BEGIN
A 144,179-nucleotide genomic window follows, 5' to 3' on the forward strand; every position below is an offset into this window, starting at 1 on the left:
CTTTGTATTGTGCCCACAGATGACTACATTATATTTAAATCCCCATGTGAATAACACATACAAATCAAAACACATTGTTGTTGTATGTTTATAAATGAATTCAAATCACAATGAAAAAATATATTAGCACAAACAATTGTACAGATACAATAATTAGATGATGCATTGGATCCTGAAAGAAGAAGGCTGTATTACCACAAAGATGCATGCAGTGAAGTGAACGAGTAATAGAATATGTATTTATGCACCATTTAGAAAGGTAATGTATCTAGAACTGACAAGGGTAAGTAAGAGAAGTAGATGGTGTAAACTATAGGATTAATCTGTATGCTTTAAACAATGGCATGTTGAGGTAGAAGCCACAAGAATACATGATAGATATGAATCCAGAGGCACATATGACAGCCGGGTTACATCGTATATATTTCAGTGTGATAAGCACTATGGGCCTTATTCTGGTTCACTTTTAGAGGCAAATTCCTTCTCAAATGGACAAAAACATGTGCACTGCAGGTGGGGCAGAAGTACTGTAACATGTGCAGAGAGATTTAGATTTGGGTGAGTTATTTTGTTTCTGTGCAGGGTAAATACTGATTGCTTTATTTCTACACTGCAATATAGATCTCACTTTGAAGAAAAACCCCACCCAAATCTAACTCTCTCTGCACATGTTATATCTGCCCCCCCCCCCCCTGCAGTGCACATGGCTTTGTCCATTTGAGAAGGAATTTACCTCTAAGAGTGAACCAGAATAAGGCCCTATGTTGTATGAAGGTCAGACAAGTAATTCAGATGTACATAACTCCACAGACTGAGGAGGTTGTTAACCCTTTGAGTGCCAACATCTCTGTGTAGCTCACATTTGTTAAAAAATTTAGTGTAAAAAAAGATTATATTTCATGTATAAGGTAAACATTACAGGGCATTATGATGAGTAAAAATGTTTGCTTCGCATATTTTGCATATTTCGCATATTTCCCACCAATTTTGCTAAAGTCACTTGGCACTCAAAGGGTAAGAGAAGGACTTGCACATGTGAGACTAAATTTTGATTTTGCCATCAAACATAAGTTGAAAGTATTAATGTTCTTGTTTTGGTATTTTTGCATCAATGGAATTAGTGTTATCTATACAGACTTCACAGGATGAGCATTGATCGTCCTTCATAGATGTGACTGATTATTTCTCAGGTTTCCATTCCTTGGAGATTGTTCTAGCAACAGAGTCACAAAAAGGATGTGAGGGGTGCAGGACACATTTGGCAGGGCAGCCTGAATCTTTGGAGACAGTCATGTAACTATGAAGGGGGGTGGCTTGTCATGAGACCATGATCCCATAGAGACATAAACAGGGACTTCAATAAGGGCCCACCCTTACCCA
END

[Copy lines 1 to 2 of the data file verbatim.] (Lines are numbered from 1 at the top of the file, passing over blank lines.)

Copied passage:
A 144,179-nucleotide genomic window follows, 5' to 3' on the forward strand; every position below is an offset into this window, starting at 1 on the left:
CTTTGTATTGTGCCCACAGATGACTACATTATATTTAAATCCCCATGTGAATAACACATACAAATCAAAACACATTGTTGTTGTATGTTTATAAATGAATTCAAATCACAATGAAAAAATATATTAGCACAAACAATTGTACAGATACAATAATTAGATGATGCATTGGATCCTGAAAGAAGAAGGCTGTATTACCACAAAGATGCATGCAGTGAAGTGAACGAGTAATAGAATATGTATTTATGCACCATTTAGAAAGGTAATGTATCTAGAACTGACAAGGGTAAGTAAGAGAAGTAGATGGTGTAAACTATAGGATTAATCTGTATGCTTTAAACAATGGCATGTTGAGGTAGAAGCCACAAGAATACATGATAGATATGAATCCAGAGGCACATATGACAGCCGGGTTACATCGTATATATTTCAGTGTGATAAGCACTATGGGCCTTATTCTGGTTCACTTTTAGAGGCAAATTCCTTCTCAAATGGACAAAAACATGTGCACTGCAGGTGGGGCAGAAGTACTGTAACATGTGCAGAGAGATTTAGATTTGGGTGAGTTATTTTGTTTCTGTGCAGGGTAAATACTGATTGCTTTATTTCTACACTGCAATATAGATCTCACTTTGAAGAAAAACCCCACCCAAATCTAACTCTCTCTGCACATGTTATATCTGCCCCCCCCCCCCCTGCAGTGCACATGGCTTTGTCCATTTGAGAAGGAATTTACCTCTAAGAGTGAACCAGAATAAGGCCCTATGTTGTATGAAGGTCAGACAAGTAATTCAGATGTACATAACTCCACAGACTGAGGAGGTTGTTAACCCTTTGAGTGCCAACATCTCTGTGTAGCTCACATTTGTTAAAAAATTTAGTGTAAAAAAAGATTATATTTCATGTATAAGGTAAACATTACAGGGCATTATGATGAGTAAAAATGTTTGCTTCGCATATTTTGCATATTTCGCATATTTCCCACCAATTTTGCTAAAGTCACTTGGCACTCAAAGGGTAAGAGAAGGACTTGCACATGTGAGACTAAATTTTGATTTTGCCATCAAACATAAGTTGAAAGTATTAATGTTCTTGTTTTGGTATTTTTGCATCAATGGAATTAGTGTTATCTATACAGACTTCACAGGATGAGCATTGATCGTCCTTCATAGATGTGACTGATTATTTCTCAGGTTTCCATTCCTTGGAGATTGTTCTAGCAACAGAGTCACAAAAAGGATGTGAGGGGTGCAGGACACATTTGGCAGGGCAGCCTGAATCTTTGGAGACAGTCATGTAACTATGAAGGGGGGTGGCTTGTCATGAGACCATGATCCCATAGAGACATAAACAGGGACTTCAATAAGGGCCCACCCTTACCCA